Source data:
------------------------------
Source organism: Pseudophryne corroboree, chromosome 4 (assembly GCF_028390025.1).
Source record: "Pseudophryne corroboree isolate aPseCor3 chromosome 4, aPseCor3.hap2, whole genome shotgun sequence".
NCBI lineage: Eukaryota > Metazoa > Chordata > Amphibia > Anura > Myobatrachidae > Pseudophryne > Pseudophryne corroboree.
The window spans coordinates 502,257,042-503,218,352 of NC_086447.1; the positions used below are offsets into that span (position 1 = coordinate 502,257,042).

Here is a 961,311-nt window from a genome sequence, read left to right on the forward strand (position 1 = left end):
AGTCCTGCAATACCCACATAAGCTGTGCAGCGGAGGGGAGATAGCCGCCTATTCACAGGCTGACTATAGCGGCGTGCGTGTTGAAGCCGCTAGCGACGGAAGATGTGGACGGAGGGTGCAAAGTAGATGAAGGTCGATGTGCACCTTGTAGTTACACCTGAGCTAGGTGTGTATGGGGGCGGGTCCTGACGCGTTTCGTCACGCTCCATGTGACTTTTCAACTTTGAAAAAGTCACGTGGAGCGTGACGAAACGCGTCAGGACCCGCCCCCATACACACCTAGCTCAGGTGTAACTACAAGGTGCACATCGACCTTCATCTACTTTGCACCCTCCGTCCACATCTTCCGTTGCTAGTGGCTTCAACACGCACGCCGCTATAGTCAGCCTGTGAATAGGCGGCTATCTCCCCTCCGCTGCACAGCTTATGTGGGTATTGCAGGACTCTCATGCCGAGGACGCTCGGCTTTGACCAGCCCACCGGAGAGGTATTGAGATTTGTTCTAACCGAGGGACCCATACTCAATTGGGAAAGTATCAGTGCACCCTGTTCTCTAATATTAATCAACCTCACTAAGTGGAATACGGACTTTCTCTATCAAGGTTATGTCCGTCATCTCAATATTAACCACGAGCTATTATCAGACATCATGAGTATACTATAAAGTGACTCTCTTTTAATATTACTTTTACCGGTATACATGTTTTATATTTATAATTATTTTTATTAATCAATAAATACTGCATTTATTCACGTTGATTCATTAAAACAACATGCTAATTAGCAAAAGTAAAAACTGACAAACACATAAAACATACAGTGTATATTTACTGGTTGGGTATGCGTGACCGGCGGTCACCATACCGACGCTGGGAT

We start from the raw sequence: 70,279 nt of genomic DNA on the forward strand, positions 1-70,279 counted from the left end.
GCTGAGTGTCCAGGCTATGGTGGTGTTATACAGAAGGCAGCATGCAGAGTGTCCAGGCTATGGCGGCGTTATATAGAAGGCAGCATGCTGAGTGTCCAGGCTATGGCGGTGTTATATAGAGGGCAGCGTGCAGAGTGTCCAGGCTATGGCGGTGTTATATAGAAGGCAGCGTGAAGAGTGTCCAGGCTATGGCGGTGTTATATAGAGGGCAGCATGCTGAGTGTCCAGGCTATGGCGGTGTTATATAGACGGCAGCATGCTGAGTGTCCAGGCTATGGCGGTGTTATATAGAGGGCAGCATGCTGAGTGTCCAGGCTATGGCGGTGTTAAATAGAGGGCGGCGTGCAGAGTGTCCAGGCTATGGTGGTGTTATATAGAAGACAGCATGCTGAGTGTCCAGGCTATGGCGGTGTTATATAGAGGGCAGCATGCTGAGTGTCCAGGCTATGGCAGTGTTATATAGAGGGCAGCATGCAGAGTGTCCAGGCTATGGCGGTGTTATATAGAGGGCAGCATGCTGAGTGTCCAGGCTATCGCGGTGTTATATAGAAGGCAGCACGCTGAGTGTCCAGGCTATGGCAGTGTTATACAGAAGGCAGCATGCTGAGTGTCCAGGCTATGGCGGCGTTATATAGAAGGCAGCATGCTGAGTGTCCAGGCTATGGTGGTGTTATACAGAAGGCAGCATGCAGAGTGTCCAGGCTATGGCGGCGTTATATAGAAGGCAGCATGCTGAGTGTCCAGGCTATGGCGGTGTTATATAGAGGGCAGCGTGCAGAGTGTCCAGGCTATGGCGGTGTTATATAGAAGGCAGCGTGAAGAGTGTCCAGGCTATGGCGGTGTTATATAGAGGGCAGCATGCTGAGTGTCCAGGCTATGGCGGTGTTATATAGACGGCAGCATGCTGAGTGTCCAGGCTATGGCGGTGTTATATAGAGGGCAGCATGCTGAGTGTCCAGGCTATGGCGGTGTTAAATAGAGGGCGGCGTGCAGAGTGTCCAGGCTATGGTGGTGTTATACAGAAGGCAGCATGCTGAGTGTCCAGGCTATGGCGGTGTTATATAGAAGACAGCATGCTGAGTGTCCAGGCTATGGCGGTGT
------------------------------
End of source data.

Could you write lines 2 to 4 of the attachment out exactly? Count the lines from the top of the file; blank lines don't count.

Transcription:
Source record: "Pseudophryne corroboree isolate aPseCor3 chromosome 4, aPseCor3.hap2, whole genome shotgun sequence".
NCBI lineage: Eukaryota > Metazoa > Chordata > Amphibia > Anura > Myobatrachidae > Pseudophryne > Pseudophryne corroboree.
The window spans coordinates 502,257,042-503,218,352 of NC_086447.1; the positions used below are offsets into that span (position 1 = coordinate 502,257,042).